Jamie Lane

In this Thursday, Dec. 10, 2015, photo, Jamie Lane packs live lobsters for overseas shipment at the Maine Lobster Outlet in York, Maine.


There will be fewer claws for Christmas in Europe this year.

Less of the record lobster catches that have been a boon for the American fishing industry are making it onto European tables, where they have long been a holiday tradition, from lobster Thermidor in France to Italy’s La Vigilia, known in America as the Feast of the Seven Fishes.

But a strong U.S. dollar and a less-than-festive economy overseas mean a weak year for American shippers like Mike Tourkistas.

Tourkistas said lobster’s status as a luxury item, coupled with a rising price because of competition from Chinese importers and a weak euro, is motivating some consumers to stay away — even if they can afford it.

“Nobody wants to be seen with a lobster claw hanging out of their mouth when the economy is really suffering,” said Tourkistas, who is based out of Topsfield, Massachusetts.

Canada and the U.S. export the same species of lobster to Europe — the American lobster, known for its big, meaty claws and popularity with summer New England tourists. European waters have their own species of lobster, which has evolved as a cultural totem for generations in Europe. Eugene Delacroix’s nearly 200-year-old painting, “Still Life With Lobsters,” hangs in the Louvre in Paris.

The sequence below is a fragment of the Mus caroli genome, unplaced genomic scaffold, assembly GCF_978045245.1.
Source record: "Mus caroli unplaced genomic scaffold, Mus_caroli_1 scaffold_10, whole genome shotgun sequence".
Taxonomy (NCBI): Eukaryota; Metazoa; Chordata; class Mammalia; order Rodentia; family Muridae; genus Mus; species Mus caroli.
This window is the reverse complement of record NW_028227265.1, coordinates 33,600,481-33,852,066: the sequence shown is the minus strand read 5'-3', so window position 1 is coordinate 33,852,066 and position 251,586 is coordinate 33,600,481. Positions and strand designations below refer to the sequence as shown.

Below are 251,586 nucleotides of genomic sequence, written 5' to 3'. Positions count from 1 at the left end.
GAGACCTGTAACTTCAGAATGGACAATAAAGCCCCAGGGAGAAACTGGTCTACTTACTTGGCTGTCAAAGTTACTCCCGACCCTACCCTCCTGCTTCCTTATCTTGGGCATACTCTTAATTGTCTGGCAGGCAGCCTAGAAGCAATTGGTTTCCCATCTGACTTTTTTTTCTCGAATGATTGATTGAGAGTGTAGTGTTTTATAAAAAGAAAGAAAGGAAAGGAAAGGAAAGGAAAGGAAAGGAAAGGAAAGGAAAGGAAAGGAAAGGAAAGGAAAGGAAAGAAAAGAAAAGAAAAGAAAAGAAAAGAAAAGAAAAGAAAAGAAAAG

Exporters started shipping large amounts of lobster to Europe in the early 1980s when airspace became available, Tourkistas said, but it has been a popular food item on the continent for centuries. Lobster is popular in stew in Spain, stuffed in the shell with gruyere as lobster Thermidor in France, and with risotto in Italy.

Some in the American lobster industry suspect European business will be off more than 25 percent this year. The recent trend reflects the deepening of a longer slide in the amount of lobster the U.S. is sending to Europe, where supermarkets rely on the crustaceans to draw shoppers around the holidays.

Shipments of live and frozen lobster from the U.S. to Spain valued more than $63 million in 2007 and fell to less than $40 million last year. In Italy, where lobster is sometimes part of the traditional Christmas Eve seafood feast, American lobster imports fell nearly a fifth to less than 8.2 million pounds last year.

John Sackton, publisher of market analytics website Seafood.com, said he expects lobster to eventually come back strong in Europe. But this year, the value of live lobster shipments to Europe through October has dipped compared to last, he said.

“I would say the expectation is this will be one of the weaker lobster export Christmases to Europe,” Sackton said.

The drop in sales to Europe is happening as New England fishermen are catching more lobsters than ever, especially in Maine, the country’s biggest lobster producer. American fishermen typically caught 60 million to 90 million pounds of lobster per year in the 1990s and 2000s but have topped 140 million pounds for three straight years.

Longtime lobsterman William Adler said he’s not that concerned about the European market’s slip because consumers farther east are making up for it. American lobster exports to China climbed from $2.1 million in 2009 to more than $90 million in last year, federal statistics show.

“There’s growth in Asia,” Adler said. “Whatever happens in Europe happens.”
[Source:-abc news]

By Adam